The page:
Setting aside cross-browser quirks, CSS is a fiendishly complicated specification. There’s a lot to it. From styling rules and how they interact with the DOM hierarchy, to the complexities of using selectors to navigate the DOM- it’s a complex tool that is also very powerful. I mean, it’s Turing complete.

Shiv works with a self-proclaimed “CSS Ninja”- yes, that was actually in their resume when they got hired. They were hired on the strength of their portfolio- it looked very nice. Unfortunately, the implementation left something to be desired.

For example, imagine you had twenty elements on a page which needed to be styled the same. You might choose to apply a class attribute to them, and create a single styling rule for that entire class. But that’s not what a CSS ninja does.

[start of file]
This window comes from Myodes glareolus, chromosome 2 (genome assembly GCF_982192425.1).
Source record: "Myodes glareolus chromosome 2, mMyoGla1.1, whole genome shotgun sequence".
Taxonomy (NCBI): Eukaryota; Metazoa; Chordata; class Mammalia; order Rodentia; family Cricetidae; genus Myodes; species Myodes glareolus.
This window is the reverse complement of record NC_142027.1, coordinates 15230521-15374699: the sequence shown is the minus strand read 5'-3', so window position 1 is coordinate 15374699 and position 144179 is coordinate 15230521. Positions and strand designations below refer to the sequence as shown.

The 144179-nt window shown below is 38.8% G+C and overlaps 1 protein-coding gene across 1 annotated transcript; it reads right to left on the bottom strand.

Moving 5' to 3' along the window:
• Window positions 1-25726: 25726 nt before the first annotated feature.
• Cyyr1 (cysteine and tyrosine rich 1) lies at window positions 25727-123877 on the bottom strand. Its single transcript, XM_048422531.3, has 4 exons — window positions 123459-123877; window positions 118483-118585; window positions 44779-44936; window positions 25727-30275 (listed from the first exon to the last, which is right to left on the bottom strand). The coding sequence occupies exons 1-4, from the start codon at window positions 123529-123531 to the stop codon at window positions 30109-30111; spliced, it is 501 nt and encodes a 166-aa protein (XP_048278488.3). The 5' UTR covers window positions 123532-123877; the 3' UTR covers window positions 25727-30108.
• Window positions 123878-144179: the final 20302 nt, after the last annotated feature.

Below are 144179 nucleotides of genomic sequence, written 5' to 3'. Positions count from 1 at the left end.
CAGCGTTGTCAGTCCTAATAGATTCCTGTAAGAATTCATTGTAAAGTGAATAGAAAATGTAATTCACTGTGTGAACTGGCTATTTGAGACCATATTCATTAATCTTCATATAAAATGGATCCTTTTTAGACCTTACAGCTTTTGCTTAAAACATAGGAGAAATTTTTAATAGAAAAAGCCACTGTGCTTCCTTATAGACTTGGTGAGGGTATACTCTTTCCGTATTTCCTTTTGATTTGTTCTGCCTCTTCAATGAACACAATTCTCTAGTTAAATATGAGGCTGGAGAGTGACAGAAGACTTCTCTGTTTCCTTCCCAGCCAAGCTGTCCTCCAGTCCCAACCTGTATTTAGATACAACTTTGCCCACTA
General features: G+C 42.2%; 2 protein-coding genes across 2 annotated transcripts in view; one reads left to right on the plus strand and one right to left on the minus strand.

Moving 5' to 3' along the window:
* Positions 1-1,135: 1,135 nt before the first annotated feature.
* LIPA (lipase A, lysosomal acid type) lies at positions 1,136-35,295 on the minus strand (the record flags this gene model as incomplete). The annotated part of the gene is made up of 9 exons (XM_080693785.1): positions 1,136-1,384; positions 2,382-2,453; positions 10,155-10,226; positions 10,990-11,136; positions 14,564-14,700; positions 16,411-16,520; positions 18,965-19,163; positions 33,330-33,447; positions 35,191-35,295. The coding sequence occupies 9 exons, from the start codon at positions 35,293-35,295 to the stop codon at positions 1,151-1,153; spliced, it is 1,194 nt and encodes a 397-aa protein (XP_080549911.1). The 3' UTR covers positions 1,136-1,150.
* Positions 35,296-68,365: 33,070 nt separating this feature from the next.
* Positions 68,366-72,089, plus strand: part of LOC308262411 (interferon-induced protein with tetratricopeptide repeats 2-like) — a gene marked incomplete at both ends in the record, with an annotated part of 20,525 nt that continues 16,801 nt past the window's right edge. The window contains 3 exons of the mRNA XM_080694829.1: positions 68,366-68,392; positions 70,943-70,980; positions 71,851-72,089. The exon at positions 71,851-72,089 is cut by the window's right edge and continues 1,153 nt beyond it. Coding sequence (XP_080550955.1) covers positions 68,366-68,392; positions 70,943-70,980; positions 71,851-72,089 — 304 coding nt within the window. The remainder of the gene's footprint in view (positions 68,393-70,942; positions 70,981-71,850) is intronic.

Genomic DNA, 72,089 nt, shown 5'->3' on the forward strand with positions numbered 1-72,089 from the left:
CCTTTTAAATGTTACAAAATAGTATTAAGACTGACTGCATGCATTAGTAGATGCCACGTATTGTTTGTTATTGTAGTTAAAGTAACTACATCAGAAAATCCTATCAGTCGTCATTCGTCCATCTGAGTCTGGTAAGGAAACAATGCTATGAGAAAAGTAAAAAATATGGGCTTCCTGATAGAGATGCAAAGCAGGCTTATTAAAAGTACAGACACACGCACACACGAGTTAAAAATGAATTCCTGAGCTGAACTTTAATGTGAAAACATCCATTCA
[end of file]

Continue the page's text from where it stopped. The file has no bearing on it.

.placeholder1, .placeholder2, .placeholder3, .placeholder4, 
.placeholder5, .placeholder6, .placeholder7, .placeholder8, .placeholder9, .placeholder10, 
.placeholder11, .placeholder12, .placeholder13, .placeholder14, .placeholder15, 
.placeholder16, .placeholder17, .placeholder18, .placeholder19, .placeholder20 {
	border-top: 1px solid #333333;
	color: #FFFFFF;
	height: 180px;
	padding-top: 15px;
	width: 140px;

That’s right, a true CSS Ninja creates a unique class for every single element you want styled, and then creates a stylesheet rule that selects all of those unique elements. It’s brilliant, because this way, if the style for .placeholder6 ever needs to change, you can just make a new rule for that one.

Bonus Ninja points for using absolute units for sizes and dimensions, which I’m certain is never going to cause a problem rendering on different display sizes.

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